Two California journalists demanded that the Federal Bureau of Investigation turn over details of its “threat assessment” investigation of their online foreign policy magazine Antiwar.com on Tuesday, claiming the agency has ignored their Freedom of Information Act requests.
MGM Resorts Mississippi Inc. filed a declaratory relief action in federal court Tuesday seeking to force ThyssenKrupp Elevator Corp. to provide it with a defense to a premises liability suit over an elevator accident at its Gold Strike Casino & Resort that allegedly injured three people.
Mortgage brokerage Silo Capital LLC on Tuesday sued the developers of two Manhattan buildings in New York court, arguing they violated the terms of a $6.2 million mortgage by demolishing one of the buildings, a historic gay rights site and the former home of Beastie Boy Adam Horovitz.
The music publisher for rap icon Eminem sued Facebook Inc. and its advertising agency Monday, alleging they improperly sampled music from Eminem's hit song “Under the Influence” in a recent Web ad touting the social media giant's new smartphone app.
Two investment funds on Friday sued the former CEO and several executives of Digital Domain Media Group in New York state court, accusing them of withholding key information about the company’s rocky financial position before its initial public offering in 2011 and subsequent bankruptcy last year.
Members of 1970s-era funk band Bloodstone on Monday sued Universal Music Group Inc. for copyright infringement, alleging the company didn't have the right to license their music to rappers T.I. and Kanye West who sampled the band's song in the 2003 track “Doin' My Job.”
The U.S. Equal Employment Opportunity Commission on Monday hit Baker & Taylor Inc. with a suit in Illinois federal court, accusing the book distributor of forcing employees to sign unlawfully broad and unenforceable releases in order to be eligible for severance pay.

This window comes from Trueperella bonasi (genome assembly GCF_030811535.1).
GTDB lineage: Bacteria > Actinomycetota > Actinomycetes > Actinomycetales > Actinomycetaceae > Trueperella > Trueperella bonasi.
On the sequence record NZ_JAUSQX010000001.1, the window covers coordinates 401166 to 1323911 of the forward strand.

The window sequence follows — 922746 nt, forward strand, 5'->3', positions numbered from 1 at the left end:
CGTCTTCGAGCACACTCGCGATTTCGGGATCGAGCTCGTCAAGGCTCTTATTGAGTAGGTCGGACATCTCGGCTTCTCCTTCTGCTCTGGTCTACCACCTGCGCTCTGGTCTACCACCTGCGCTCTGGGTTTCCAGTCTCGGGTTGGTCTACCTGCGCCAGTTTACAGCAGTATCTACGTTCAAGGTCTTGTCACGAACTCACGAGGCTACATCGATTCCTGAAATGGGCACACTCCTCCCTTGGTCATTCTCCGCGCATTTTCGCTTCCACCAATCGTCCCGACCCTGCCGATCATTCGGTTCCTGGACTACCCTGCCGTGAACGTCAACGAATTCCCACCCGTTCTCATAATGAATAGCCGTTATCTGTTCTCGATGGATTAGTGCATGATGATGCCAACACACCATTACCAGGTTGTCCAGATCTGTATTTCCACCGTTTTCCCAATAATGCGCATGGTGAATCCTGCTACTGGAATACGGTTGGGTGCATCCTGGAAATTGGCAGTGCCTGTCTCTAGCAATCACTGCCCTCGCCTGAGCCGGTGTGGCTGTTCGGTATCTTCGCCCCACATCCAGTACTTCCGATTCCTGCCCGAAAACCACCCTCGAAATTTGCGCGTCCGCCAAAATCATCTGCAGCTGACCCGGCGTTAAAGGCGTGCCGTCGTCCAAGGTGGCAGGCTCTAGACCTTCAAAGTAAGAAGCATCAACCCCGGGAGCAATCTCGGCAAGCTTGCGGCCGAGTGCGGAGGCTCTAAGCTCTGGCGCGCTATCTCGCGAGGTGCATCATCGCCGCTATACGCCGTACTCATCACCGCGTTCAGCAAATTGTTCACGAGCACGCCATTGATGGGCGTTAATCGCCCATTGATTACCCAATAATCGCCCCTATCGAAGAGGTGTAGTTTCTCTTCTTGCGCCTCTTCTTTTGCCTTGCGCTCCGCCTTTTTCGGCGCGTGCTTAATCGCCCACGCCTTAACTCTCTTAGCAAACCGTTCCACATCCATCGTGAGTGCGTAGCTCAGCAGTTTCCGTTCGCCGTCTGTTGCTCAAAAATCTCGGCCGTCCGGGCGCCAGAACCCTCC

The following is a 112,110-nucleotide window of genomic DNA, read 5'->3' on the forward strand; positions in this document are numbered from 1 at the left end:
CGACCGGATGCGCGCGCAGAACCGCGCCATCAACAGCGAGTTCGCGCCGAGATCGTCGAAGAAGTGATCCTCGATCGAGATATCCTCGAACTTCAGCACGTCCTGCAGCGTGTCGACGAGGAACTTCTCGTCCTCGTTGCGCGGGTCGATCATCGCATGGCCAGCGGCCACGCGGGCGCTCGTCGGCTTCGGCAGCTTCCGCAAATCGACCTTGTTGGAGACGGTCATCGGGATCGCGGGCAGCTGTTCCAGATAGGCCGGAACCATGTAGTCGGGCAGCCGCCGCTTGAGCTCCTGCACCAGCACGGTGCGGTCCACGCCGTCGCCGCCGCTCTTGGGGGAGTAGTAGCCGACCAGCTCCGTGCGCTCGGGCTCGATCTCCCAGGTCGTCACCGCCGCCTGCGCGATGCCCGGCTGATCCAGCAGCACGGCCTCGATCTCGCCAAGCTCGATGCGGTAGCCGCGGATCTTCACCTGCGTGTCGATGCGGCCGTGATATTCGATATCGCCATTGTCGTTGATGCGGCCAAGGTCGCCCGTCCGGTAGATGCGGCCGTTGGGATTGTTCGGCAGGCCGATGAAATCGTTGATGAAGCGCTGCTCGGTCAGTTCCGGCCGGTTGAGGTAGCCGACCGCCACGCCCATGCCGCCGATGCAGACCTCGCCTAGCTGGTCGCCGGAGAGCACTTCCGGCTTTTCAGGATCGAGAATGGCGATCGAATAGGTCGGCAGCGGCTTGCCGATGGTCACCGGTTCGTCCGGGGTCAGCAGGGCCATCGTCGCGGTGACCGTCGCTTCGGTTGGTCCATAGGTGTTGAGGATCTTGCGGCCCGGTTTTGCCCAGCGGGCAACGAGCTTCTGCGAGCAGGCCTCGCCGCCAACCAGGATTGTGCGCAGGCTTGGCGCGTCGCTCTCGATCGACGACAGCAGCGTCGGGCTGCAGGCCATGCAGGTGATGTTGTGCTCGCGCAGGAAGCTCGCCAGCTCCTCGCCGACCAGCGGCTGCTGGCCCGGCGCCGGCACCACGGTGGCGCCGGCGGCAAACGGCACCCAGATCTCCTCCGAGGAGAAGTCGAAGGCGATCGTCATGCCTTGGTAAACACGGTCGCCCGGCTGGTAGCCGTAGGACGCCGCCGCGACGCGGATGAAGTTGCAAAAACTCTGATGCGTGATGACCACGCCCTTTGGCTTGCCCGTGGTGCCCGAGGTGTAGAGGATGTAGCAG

Hedge funder Philip Falcone and two other executives involved in a Vietnam resort developer were hit by a lawsuit Thursday in New York state court over claims they forced out the development company's CEO through a wrongful administrative leave.
California film investor David Bergstein on Tuesday hit Aramid Entertainment Fund Ltd. with a suit accusing executive David Molner of scheming with a troubled New Jersey businessman to extort millions from Bergstein and shift blame for $60 million stolen and misappropriated from Aramid to the investor.
Viacom Inc. was hit Monday with a proposed class action accusing it of violating the Telephone Consumer Protection Act by sending consumers promotional text messages after they voted by phone for their favorite nominee during the 2011 MTV Video Music Awards.
Hasbro Inc. filed a copyright lawsuit in California federal court on Monday in an effort to halt a new Warner Bros. Pictures-produced Dungeons & Dragons movie, arguing that the production company behind the planned project lost the sequel rights after its 2000 D&D movie.